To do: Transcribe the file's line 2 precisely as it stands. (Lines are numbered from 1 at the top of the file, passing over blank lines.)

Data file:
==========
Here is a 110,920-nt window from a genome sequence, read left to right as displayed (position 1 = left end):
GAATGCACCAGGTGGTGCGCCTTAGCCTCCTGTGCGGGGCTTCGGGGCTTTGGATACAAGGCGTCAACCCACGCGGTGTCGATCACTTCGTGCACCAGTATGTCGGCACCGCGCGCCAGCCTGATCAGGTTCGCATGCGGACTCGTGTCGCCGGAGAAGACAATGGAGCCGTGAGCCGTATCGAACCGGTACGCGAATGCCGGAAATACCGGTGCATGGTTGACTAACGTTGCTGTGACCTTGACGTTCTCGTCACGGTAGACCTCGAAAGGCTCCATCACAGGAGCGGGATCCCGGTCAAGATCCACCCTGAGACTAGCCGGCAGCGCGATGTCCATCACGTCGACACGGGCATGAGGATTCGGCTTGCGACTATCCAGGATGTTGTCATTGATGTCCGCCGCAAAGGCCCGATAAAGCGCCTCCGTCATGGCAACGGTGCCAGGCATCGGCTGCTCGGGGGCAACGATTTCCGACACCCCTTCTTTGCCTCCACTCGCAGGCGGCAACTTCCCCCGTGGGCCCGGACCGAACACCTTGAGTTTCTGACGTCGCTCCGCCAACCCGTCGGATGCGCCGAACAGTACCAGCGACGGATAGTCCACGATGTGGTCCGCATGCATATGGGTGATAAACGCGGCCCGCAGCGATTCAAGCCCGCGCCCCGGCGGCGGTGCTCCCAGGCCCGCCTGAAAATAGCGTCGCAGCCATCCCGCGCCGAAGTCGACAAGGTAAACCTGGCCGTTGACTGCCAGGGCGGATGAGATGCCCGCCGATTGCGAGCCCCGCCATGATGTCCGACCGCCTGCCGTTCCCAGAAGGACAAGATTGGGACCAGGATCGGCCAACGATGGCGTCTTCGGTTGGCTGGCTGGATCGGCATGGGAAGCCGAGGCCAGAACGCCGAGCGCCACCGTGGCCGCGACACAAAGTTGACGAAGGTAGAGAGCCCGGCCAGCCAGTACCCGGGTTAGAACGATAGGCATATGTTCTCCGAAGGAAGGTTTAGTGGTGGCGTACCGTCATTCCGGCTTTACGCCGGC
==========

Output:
GAATGCACCAGGTGGTGCGCCTTAGCCTCCTGTGCGGGGCTTCGGGGCTTTGGATACAAGGCGTCAACCCACGCGGTGTCGATCACTTCGTGCACCAGTATGTCGGCACCGCGCGCCAGCCTGATCAGGTTCGCATGCGGACTCGTGTCGCCGGAGAAGACAATGGAGCCGTGAGCCGTATCGAACCGGTACGCGAATGCCGGAAATACCGGTGCATGGTTGACTAACGTTGCTGTGACCTTGACGTTCTCGTCACGGTAGACCTCGAAAGGCTCCATCACAGGAGCGGGATCCCGGTCAAGATCCACCCTGAGACTAGCCGGCAGCGCGATGTCCATCACGTCGACACGGGCATGAGGATTCGGCTTGCGACTATCCAGGATGTTGTCATTGATGTCCGCCGCAAAGGCCCGATAAAGCGCCTCCGTCATGGCAACGGTGCCAGGCATCGGCTGCTCGGGGGCAACGATTTCCGACACCCCTTCTTTGCCTCCACTCGCAGGCGGCAACTTCCCCCGTGGGCCCGGACCGAACACCTTGAGTTTCTGACGTCGCTCCGCCAACCCGTCGGATGCGCCGAACAGTACCAGCGACGGATAGTCCACGATGTGGTCCGCATGCATATGGGTGATAAACGCGGCCCGCAGCGATTCAAGCCCGCGCCCCGGCGGCGGTGCTCCCAGGCCCGCCTGAAAATAGCGTCGCAGCCATCCCGCGCCGAAGTCGACAAGGTAAACCTGGCCGTTGACTGCCAGGGCGGATGAGATGCCCGCCGATTGCGAGCCCCGCCATGATGTCCGACCGCCTGCCGTTCCCAGAAGGACAAGATTGGGACCAGGATCGGCCAACGATGGCGTCTTCGGTTGGCTGGCTGGATCGGCATGGGAAGCCGAGGCCAGAACGCCGAGCGCCACCGTGGCCGCGACACAAAGTTGACGAAGGTAGAGAGCCCGGCCAGCCAGTACCCGGGTTAGAACGATAGGCATATGTTCTCCGAAGGAAGGTTTAGTGGTGGCGTACCGTCATTCCGGCTTTACGCCGGC